With my thirst for Dragonborn recently slaked, for my second call for characters I decided to appeal to my other racial love: The warforged. I put the call out on reddit for submissions and I got a bunch of really great ones. The winner for this week was Oghiel, a Warforged Psion.
Warforged Psion Description
- Name: Oghiel
- Race: Warforged
- Class: Level 17 Psion
- Edition: Heavily customized 4e
Appearance: Crystal-ridden from head-to-toe, Oghiel stands out even among his Warforged peers. Created from pure mithral, his chassis has a mirror-like sheen. Gold trim runs along his arms, legs, chestplate, as well as up the sides of his head. What most distinguishes Oghiel, however, is the assortment of light green crystals embedded in his shoulders, arms, chest, back, and head. These jagged structures help him focus his profound psionic energy. Above his head float four Ioun stones which further augment his abilities. The four stones, green, red, blue, and purple, are utilized to generate powerful force-fields that prevent his foes from harming him, as well as allow him to channel awesome psychic energy to devastating effect. He carries no weapon. He has no need for one. Draped across his body are simple clergy robes, white, purple, and gold in color. His eyes glow a dim blue, unless he’s actively engaged in his singular purpose: Finding that which was stolen from him. Backstory:
Oghiel’s story begins a thousand years ago, with a man named Toulon. Toulon was a man of no great importance. A researcher by day and an inventor by night, his life was saturated with mediocrity. However, while visiting a nearby town to investigate a mysterious white cube structure, he became trapped inside. He wandered for what felt like an eternity as his sanity atrophied away. Eventually, he came across a strand band of adventurers. By this point, he was no longer in a cognitive state to properly express the sentiment, “Help, I’ve been trapped in this cube for as long as I can remember, please save me,” yet they got the gist of his predicament based on his ragged clothes and scraggly beard. His new-found friends took him with them, and even let him meet a fancy time wizard who built the cube. The time wizard took a shining to him, and granted him a special gift before he left: From that point onward, Toulon was immortal.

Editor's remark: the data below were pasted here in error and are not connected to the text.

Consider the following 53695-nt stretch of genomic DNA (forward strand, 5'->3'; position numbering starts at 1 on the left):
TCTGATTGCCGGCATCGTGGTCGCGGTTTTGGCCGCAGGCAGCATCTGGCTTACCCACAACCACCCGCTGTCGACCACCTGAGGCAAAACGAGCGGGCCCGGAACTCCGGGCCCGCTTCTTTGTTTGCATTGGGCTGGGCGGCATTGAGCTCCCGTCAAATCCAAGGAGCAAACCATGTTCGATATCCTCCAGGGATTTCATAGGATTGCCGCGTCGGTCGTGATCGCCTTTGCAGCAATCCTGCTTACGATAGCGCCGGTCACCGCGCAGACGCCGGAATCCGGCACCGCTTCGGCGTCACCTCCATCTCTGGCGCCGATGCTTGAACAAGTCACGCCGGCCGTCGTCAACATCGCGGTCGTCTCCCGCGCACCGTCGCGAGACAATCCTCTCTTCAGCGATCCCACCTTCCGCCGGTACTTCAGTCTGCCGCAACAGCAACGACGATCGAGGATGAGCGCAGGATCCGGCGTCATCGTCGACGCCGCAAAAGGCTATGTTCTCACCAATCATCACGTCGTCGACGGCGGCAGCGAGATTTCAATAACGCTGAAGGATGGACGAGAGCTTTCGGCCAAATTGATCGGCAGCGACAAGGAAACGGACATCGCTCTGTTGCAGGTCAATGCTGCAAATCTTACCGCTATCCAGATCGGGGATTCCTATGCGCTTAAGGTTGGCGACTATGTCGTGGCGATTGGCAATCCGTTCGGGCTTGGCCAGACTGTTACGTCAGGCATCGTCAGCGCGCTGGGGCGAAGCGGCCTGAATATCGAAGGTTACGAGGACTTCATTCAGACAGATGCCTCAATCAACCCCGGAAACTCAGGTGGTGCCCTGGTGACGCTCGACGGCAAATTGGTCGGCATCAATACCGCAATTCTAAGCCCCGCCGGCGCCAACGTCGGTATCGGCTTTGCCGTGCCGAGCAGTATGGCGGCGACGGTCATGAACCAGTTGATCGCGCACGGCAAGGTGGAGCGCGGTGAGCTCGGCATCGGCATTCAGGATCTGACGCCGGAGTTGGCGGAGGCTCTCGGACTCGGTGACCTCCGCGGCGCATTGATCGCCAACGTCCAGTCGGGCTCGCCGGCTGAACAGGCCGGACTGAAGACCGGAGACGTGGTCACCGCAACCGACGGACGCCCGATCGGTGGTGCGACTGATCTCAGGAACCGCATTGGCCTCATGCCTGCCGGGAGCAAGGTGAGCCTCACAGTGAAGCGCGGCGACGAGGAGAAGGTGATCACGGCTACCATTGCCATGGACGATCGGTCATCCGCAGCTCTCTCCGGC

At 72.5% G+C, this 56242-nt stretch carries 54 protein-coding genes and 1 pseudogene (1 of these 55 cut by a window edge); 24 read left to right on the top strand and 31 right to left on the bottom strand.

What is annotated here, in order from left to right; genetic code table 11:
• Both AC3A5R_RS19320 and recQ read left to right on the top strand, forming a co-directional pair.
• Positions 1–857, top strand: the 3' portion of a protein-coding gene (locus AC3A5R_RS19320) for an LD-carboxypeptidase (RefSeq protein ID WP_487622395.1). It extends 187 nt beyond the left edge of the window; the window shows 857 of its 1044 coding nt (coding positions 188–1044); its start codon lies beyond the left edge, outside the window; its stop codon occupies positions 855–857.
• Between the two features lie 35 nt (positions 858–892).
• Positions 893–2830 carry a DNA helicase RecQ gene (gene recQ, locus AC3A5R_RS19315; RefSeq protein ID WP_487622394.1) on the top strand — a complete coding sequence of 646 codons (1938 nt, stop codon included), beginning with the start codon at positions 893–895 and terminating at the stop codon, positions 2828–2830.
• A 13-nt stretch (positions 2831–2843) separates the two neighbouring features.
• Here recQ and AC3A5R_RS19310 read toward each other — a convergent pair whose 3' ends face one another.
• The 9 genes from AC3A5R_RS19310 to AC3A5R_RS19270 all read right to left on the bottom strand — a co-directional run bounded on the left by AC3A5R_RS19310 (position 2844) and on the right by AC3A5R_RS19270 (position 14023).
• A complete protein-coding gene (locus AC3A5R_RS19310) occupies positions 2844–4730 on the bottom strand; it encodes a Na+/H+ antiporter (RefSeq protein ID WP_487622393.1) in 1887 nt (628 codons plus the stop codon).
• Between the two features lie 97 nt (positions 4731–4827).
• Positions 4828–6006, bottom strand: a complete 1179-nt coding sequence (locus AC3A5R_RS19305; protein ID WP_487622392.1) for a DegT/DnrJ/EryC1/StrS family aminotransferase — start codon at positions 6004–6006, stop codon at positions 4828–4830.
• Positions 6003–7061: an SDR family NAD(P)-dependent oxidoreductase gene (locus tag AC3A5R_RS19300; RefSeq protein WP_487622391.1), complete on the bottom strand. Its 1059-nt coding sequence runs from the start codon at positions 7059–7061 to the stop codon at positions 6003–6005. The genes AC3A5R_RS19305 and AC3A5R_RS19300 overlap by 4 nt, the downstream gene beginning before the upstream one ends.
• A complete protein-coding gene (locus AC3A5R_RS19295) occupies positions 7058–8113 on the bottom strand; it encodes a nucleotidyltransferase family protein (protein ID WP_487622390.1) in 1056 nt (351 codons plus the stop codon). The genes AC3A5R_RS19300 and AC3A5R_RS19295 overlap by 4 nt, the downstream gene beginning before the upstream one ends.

His new friends figured out a way to escape the cube and took him back to his own time. However, after the first few hundred years passed, he really started to miss his friends. So he waited. And he waited. And he waited. And eventually, after a thousand years, they exited the cube too. He went on to help his new friends save the world from an abomination that sought to tear the universe in half, but that’s not really important right now. What is important is that, after a time, his friends started to die. They weren’t immortal like him. This made Toulon very sad, and it was the start of a series of incredibly bad decisions.
Toulon was still a researcher and an inventor, despite the fact that his mind was addled with insanity. He knew he couldn’t make his friends immortal like him, but maybe he could find a way to save their memories. If he could capture the aspects that made his friends who they were, he could play with them for eternity. He spent years pouring over every lead he could find, both magical and mundane. He discovered that Ioun stones vibrated at the exact resonance of human thought, which he figured he could use to transmit memories from his friends’ fragile, fleshy bodies to immortal bodies made of steel and stone instead. However, he had a massive problem: There was no way to store that much information long enough to transmit an entire person from one body to the next. And, sadly, over the course of his research, he ran out of time. His best friend died. He had failed.